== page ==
The FDA recently announced that the HeartWare HVAD system was being recalled by medical device manufacturer MedTronic over concerns of battery failure. The recall marks the second time the device has been recalled, with both occurrences falling under Class I status. The Class I recall is the FDA’s most severe recall classification and is reserved for instances where the continued use of the recalled item could cause severe injury or death.
This latest HeartWare HVAD recall stems from issues with the device’s batteries. According to a release issued on the FDA’s website, a single lot of Medtronic HeartWare HVAD systems has been recalled “due to welding defects that allow separation of the two cell battery packs used to power the system.” The defect can cause the battery to fail suddenly. And while the device may trigger an alarm to alert the user that the device has failed, the battery will continue to operate in a fail state.
One death has already been attributed to the defect, although alleged failures in HeartWare HVAD devices have been implicated in thousands of deaths to date. The first recall, issued in 2016, was triggered when it was discovered that the HVAD’s external control units were susceptible to moisture. The moisture could make alarms harder to detect or lead to a complete failure of the unit, essentially cutting power to the device that is the only thing circulating a patient’s blood after their heart has failed.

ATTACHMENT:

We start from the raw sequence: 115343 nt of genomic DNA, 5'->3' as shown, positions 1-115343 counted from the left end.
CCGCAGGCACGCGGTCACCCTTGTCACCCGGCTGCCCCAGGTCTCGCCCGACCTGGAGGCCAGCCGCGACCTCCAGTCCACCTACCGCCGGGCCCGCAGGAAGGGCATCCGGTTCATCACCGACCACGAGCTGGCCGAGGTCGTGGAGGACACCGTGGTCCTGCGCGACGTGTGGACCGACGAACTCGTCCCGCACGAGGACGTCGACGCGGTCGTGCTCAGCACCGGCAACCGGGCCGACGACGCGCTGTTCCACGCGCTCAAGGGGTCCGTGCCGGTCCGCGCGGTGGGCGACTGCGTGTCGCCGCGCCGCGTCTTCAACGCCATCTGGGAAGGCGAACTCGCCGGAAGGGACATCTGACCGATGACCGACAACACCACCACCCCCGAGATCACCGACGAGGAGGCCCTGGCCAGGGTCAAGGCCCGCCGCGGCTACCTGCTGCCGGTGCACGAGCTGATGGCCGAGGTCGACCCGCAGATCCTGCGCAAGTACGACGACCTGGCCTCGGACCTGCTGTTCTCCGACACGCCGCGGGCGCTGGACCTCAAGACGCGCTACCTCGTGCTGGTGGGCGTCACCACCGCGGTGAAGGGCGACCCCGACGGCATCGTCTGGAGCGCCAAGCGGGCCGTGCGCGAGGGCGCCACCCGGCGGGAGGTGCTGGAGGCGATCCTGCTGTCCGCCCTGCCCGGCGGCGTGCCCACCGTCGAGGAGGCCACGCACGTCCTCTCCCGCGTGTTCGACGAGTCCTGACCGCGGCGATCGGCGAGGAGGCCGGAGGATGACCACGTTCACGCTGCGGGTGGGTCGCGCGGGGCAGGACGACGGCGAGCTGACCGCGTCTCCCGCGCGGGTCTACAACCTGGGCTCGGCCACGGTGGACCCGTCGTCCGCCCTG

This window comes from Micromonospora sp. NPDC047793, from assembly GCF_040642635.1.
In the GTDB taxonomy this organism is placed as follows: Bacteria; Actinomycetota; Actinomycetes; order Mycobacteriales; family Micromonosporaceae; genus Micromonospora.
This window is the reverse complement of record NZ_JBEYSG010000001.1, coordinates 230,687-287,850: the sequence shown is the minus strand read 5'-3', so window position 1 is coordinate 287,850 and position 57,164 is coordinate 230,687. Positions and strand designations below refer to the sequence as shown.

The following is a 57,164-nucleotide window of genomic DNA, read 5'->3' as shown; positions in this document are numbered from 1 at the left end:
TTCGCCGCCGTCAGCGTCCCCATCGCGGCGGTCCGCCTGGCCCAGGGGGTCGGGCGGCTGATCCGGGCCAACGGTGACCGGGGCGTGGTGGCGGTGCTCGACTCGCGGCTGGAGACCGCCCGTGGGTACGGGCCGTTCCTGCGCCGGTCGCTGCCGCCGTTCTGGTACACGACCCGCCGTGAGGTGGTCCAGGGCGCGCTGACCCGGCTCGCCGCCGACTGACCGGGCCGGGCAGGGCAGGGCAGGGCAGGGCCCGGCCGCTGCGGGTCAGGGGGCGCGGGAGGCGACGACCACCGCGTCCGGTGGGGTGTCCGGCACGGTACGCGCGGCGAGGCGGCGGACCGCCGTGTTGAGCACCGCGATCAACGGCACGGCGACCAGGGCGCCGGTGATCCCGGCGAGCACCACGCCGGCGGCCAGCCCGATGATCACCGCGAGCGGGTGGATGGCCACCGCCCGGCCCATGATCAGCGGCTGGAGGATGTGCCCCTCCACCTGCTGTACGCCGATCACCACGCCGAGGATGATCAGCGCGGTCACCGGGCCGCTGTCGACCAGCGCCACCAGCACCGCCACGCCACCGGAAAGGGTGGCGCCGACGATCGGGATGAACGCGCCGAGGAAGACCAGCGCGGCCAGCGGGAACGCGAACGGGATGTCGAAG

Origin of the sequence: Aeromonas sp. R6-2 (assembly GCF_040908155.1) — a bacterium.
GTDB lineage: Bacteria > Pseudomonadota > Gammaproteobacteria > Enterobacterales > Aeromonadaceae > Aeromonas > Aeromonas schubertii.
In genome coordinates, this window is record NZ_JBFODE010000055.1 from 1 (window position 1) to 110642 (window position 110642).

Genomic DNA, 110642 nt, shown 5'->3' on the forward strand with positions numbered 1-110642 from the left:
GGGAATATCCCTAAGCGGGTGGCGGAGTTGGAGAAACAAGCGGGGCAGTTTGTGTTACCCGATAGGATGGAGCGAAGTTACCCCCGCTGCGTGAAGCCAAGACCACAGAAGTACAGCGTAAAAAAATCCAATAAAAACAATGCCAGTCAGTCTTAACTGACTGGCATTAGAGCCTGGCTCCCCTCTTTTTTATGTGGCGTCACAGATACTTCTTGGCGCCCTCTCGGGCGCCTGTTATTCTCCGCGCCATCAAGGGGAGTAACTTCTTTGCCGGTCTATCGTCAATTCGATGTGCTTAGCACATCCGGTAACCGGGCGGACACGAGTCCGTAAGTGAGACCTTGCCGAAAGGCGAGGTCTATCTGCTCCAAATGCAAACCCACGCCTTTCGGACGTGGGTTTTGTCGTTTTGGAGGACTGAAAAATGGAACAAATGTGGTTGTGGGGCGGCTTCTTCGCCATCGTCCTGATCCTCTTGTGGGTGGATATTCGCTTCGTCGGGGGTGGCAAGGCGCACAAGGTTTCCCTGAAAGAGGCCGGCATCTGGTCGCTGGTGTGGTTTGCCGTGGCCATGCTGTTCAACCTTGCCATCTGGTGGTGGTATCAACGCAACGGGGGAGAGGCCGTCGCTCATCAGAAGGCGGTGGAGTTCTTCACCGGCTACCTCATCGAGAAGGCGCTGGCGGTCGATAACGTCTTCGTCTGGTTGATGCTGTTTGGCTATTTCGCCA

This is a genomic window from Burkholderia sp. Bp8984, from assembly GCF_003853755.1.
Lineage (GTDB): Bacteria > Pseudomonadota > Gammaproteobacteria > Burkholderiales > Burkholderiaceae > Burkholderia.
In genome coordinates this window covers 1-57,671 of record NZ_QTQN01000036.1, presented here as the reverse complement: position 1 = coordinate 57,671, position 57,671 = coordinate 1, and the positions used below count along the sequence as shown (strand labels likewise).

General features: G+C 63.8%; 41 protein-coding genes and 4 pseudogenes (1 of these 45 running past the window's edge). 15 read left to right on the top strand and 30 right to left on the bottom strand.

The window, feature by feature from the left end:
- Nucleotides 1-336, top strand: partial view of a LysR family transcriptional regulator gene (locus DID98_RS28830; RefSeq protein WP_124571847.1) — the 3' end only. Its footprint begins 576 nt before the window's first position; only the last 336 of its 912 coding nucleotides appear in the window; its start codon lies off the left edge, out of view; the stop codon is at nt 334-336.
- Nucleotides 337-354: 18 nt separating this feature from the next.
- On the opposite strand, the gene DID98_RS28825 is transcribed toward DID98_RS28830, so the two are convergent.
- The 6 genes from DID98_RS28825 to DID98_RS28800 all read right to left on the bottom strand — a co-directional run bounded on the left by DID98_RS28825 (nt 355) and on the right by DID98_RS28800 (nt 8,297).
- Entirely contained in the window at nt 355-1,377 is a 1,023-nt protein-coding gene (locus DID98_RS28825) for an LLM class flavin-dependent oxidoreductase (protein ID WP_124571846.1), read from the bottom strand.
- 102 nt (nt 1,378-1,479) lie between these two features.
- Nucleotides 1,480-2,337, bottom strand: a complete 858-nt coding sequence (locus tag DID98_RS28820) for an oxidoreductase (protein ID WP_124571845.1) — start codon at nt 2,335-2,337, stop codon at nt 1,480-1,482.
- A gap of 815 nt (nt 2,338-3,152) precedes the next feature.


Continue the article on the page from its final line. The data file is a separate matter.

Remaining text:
Since then, additional faults have been found in the HVAD system, including the possibility of pump thrombosis and short circuits of the device within patients’ chests. Deaths from these events have been horrific with some loved ones being forced to watch as the patient collapses to the ground and vomits blood. An autopsy on one HVAD patient showed charring on their heart from the short circuit that killed them.